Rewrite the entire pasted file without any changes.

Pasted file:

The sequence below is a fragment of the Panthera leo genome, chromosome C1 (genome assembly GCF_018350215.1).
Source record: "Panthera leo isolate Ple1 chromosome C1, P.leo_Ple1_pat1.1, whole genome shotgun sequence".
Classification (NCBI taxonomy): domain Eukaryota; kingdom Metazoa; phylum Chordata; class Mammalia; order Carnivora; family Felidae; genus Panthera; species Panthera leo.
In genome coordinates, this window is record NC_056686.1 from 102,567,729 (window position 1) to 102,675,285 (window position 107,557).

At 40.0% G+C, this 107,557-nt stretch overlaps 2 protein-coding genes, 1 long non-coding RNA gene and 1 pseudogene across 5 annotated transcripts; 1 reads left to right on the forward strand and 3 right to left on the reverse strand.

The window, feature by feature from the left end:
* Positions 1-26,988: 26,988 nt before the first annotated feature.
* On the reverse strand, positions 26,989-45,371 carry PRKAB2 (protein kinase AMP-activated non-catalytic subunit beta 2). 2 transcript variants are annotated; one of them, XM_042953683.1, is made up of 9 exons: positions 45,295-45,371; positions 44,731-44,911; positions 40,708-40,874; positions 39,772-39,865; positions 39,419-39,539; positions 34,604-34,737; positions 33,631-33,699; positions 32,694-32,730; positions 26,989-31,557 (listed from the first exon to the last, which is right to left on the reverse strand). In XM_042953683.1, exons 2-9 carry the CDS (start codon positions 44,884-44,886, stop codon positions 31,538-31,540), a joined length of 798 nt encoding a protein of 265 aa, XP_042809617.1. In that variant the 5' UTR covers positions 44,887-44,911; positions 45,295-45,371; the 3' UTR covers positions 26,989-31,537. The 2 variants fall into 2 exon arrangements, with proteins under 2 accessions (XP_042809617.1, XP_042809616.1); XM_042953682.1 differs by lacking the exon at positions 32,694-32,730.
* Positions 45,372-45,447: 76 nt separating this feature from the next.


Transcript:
The sequence below is a fragment of the Panthera leo genome, chromosome C1 (genome assembly GCF_018350215.1).
Source record: "Panthera leo isolate Ple1 chromosome C1, P.leo_Ple1_pat1.1, whole genome shotgun sequence".
Classification (NCBI taxonomy): domain Eukaryota; kingdom Metazoa; phylum Chordata; class Mammalia; order Carnivora; family Felidae; genus Panthera; species Panthera leo.
In genome coordinates, this window is record NC_056686.1 from 102,567,729 (window position 1) to 102,675,285 (window position 107,557).

At 40.0% G+C, this 107,557-nt stretch overlaps 2 protein-coding genes, 1 long non-coding RNA gene and 1 pseudogene across 5 annotated transcripts; 1 reads left to right on the forward strand and 3 right to left on the reverse strand.

The window, feature by feature from the left end:
* Positions 1-26,988: 26,988 nt before the first annotated feature.
* On the reverse strand, positions 26,989-45,371 carry PRKAB2 (protein kinase AMP-activated non-catalytic subunit beta 2). 2 transcript variants are annotated; one of them, XM_042953683.1, is made up of 9 exons: positions 45,295-45,371; positions 44,731-44,911; positions 40,708-40,874; positions 39,772-39,865; positions 39,419-39,539; positions 34,604-34,737; positions 33,631-33,699; positions 32,694-32,730; positions 26,989-31,557 (listed from the first exon to the last, which is right to left on the reverse strand). In XM_042953683.1, exons 2-9 carry the CDS (start codon positions 44,884-44,886, stop codon positions 31,538-31,540), a joined length of 798 nt encoding a protein of 265 aa, XP_042809617.1. In that variant the 5' UTR covers positions 44,887-44,911; positions 45,295-45,371; the 3' UTR covers positions 26,989-31,537. The 2 variants fall into 2 exon arrangements, with proteins under 2 accessions (XP_042809617.1, XP_042809616.1); XM_042953682.1 differs by lacking the exon at positions 32,694-32,730.
* Positions 45,372-45,447: 76 nt separating this feature from the next.